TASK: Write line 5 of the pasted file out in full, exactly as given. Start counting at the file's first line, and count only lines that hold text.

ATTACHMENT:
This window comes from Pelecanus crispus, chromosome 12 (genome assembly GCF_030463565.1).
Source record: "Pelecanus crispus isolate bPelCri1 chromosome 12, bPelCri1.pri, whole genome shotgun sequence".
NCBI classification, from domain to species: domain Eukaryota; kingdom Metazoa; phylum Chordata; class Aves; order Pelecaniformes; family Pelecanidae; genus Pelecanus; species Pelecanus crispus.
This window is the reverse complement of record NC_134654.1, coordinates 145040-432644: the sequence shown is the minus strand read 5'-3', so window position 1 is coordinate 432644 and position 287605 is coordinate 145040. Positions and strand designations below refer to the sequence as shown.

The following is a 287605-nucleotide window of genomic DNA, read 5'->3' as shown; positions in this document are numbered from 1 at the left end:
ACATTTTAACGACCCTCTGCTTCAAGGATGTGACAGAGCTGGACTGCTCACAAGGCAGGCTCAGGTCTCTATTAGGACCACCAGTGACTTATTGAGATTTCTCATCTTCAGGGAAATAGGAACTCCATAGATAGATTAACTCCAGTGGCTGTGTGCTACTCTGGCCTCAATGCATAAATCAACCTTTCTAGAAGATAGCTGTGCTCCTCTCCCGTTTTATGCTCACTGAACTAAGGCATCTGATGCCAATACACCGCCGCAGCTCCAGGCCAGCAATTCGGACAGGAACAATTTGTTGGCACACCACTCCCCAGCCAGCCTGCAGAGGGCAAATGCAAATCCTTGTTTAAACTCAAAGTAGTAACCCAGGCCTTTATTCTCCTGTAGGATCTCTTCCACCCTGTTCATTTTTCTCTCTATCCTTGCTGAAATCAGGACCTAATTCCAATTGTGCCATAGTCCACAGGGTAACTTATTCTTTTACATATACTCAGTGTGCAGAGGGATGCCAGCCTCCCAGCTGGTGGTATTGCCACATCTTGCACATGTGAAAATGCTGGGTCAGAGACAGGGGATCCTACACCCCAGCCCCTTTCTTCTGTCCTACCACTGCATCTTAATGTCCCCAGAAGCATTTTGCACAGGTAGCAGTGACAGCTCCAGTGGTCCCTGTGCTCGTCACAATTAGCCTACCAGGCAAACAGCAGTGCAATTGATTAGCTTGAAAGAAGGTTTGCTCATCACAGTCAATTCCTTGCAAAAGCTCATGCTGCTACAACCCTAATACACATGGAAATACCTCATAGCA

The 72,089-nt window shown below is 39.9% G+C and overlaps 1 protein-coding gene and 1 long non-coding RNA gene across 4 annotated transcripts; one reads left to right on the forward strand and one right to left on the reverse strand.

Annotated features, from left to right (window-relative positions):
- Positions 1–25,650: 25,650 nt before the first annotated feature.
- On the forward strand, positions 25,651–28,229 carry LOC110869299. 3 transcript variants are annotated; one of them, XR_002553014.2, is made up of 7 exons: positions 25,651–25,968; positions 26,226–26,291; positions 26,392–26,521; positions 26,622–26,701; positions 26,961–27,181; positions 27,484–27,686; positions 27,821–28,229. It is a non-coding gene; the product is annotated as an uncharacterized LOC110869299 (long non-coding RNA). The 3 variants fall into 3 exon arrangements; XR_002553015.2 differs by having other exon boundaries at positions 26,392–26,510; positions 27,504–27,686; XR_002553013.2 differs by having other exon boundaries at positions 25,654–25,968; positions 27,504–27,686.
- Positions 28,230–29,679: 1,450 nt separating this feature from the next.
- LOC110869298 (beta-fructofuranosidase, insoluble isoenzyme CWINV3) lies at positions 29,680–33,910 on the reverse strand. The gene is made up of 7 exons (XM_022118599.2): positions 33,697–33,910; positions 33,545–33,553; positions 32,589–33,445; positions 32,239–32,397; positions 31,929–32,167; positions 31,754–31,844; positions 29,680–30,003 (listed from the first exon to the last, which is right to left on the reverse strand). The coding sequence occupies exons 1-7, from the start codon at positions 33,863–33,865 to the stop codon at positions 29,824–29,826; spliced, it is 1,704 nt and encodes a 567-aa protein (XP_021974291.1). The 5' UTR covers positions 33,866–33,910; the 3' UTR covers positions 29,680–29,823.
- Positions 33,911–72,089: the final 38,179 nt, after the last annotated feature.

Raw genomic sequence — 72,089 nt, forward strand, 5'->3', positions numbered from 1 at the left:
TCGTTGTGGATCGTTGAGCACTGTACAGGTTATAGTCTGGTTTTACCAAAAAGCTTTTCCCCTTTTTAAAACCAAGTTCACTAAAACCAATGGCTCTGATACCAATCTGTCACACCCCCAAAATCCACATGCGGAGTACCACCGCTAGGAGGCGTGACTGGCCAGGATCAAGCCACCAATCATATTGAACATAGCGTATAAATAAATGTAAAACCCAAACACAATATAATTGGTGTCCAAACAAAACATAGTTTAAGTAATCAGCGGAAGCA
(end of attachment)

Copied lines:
The following is a 287605-nucleotide window of genomic DNA, read 5'->3' as shown; positions in this document are numbered from 1 at the left end: